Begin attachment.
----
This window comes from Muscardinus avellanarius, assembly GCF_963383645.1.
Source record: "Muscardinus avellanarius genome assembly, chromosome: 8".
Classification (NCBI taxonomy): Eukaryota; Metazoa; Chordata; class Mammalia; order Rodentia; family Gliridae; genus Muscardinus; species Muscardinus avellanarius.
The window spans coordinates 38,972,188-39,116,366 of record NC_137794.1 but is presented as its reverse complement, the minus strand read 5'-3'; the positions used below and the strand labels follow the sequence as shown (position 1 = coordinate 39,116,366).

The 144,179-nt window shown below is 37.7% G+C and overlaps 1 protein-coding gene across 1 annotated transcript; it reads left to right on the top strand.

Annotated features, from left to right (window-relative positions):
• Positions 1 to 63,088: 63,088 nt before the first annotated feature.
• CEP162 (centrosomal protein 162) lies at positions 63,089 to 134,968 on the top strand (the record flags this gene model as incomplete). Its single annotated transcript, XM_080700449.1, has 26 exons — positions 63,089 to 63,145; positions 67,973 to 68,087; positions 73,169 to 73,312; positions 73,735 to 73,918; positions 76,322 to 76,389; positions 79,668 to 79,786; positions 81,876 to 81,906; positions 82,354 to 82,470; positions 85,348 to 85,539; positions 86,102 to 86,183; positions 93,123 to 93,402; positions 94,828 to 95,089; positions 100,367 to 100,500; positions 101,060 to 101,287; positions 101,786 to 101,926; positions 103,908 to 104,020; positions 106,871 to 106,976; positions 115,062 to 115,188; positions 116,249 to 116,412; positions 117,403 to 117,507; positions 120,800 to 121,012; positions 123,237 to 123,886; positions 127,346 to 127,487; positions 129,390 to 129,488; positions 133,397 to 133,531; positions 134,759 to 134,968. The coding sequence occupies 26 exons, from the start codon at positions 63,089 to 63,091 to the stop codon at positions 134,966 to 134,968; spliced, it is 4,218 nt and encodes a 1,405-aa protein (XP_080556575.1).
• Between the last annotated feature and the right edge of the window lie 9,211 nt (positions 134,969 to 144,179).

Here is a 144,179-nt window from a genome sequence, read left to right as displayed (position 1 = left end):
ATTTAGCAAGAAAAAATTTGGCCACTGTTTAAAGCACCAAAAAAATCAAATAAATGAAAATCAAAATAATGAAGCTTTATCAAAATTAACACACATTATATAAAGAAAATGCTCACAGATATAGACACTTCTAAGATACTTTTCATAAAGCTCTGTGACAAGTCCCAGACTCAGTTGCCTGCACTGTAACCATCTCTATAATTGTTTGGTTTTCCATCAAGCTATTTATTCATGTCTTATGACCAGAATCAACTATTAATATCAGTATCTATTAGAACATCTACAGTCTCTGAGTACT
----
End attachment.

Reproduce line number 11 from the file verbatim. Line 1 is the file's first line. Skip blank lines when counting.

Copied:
ATTTAGCAAGAAAAAATTTGGCCACTGTTTAAAGCACCAAAAAAATCAAATAAATGAAAATCAAAATAATGAAGCTTTATCAAAATTAACACACATTATATAAAGAAAATGCTCACAGATATAGACACTTCTAAGATACTTTTCATAAAGCTCTGTGACAAGTCCCAGACTCAGTTGCCTGCACTGTAACCATCTCTATAATTGTTTGGTTTTCCATCAAGCTATTTATTCATGTCTTATGACCAGAATCAACTATTAATATCAGTATCTATTAGAACATCTACAGTCTCTGAGTACT